Ahmadinejad heads to Columbia in NY

Jewish groups blast decision to allow Iranian leader to speak at school during his New York visit.

September 20, 2007 23:43
4 minute read.
Ahmadinejad heads to Columbia in NY

Ahmadinejad 224.88. (photo credit: AP)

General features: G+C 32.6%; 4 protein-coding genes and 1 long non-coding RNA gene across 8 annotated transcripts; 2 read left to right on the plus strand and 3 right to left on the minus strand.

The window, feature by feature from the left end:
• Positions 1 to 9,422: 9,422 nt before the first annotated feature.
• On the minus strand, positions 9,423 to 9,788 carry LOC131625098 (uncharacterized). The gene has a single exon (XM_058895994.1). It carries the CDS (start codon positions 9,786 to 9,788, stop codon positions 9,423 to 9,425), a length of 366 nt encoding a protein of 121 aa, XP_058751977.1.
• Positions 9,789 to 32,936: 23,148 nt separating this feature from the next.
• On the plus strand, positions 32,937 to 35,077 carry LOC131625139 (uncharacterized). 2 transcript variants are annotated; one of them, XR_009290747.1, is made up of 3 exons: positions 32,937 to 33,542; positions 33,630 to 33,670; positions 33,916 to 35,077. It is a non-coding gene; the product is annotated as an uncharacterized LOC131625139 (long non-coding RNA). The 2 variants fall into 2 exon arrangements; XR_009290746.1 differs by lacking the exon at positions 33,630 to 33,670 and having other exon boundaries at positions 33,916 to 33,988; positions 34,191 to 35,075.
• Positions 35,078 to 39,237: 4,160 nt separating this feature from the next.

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Barred by police from visiting Ground Zero, Iranian President Mahmoud Ahmadinejad may find more of a welcome at Columbia University, where he has been cleared to speak on Monday at the school's annual World Leaders Forum despite outrage expressed by New York area Jewish leaders. Columbia University President Lee Bollinger has vowed to used a planned question and answer session to challenge Ahmadinejad's denial of the Holocaust, call to destroy Israel and Iran's pursuit of nuclear weapons. The New York Police Department Wednesday denied a request by Ahmadinejad to tour the site of the 9/11 disaster during his visit to New York for the start of the UN General Assembly's 62nd Session. The Iranian president is due to arrive in the city on Sunday. A slew of US diplomats, and presidential candidates blasted a request by Ahmadinejad to "lay a wreath" at Ground Zero as an attempt to turn the site into a "photo op." New York City Police Commissioner Raymond Kelly initially caused confusion, after announcing the Iranian president's request without saying whether the police department would allow the visit. Later Kelly rejected the request because of ongoing construction at the site, though it remains unclear whether police would be able to legally prevent Ahmadinejad from visiting the area. The US has not had diplomatic relations with Iran since 1980, and members of the Iranian Mission are limited to travelling within a 40-kilometer radius of Columbus Circle in Midtown Manhattan. However, Ground Zero falls well within that radius. Getting to speak at Columbia proved far easier, however, with the university agreeing to a request by the Iranian Mission to the UN for Ahmadinejad to speak on campus Monday. "Opportunities to hear, challenge, and learn from controversial speakers of different views are central to the education and training of students for citizenship in a shrinking and dangerous world," the dean of the School of International and Public Affairs (SIPA), John Coatsworth, said in a statement. Ahmadinejad will open a series of lectures and events about Iran. Bollinger is scheduled to introduce Ahmadinejad to an audience that will be made up exclusively of Columbia students, faculty and a few invited guests. In a statement released Wednesday, Bollinger said it is a "critical" premise of freedom of speech "that we do not honor the dishonorable when we open the public forum to their voices." "It should never be thought that merely to listen to ideas we deplore in any way implies our endorsement of those ideas, or the weakness of our resolve to resist those ideas, or our naiveté about the very real dangers inherent in such ideas," said Bollinger. Bollinger agreed to host Ahmadinejad under the condition that he divide his time equally between delivering remarks and responding to audience questions. Bollinger said he will pose a series of "challenges" that include the Iranian president's denial of the Holocaust; his public call for the destruction of the state of Israel; his reported support for international terrorism that targets innocent civilians and American troops; Iran's pursuit of nuclear ambitions in opposition to international sanction; his government's widely documented suppression of civil society and particularly of women's rights; and his government's imprisoning of journalists and scholars, including one of Columbia's own alumni, Dr. Kian Tajbakhsh. One year ago, after initially okaying a request by Ahmadinejad to speak on campus, Columbia University later withdrew the offer. Malcolm Hoenlein, executive vice chairman of the Conference of Presidents of Major American Jewish Organizations, hopes Columbia will withdraw again. Hoenlein wrote Bollinger Wednesday: "While I respect academic freedom and the importance of diverse views being heard, it would not violate those principles to deny a platform to someone who persecutes his people, denies freedom of speech in his own country, violates the UN Charter with threats to destroy other states, and is the leading state sponsor of terror," he wrote. Abraham Foxman, national director of the Anti Defamation League, called Columbia's decision a "perversion of the First Amendment." "If Bollinger wants to communicate with him let him send him a letter; there's no imperative to let him speak," said Foxman. The Conference of Presidents is sponsoring a protest to take place outside the UN on Monday, when Ahmadinejad is scheduled to speak at the General Assembly. Likewise, the Columbia-Barnard Hillel is organizing a demonstration to take place on the Columbia campus. It hopes to include a wide range of campus groups, including those that promote women's rights, the rights of gays and lesbians, and diverse political and cultural bodies. In a related development, Ali Reza Moaiyeri, who heads Iran's mission to the United Nations in Geneva, was denied entry to the United States because of allegations he was among those who held American diplomats hostage for 444 days shortly after Iran's revolution. Moaiyeri had wanted to attend next week's ministerial meeting of the UN General Assembly in New York. However, Iranian diplomats rejected the US assertions. "He was never and in no way part of the group of students who took the US embassy," Kourosh Ahmadi of the Iranian mission in Geneva told The Associated Press.

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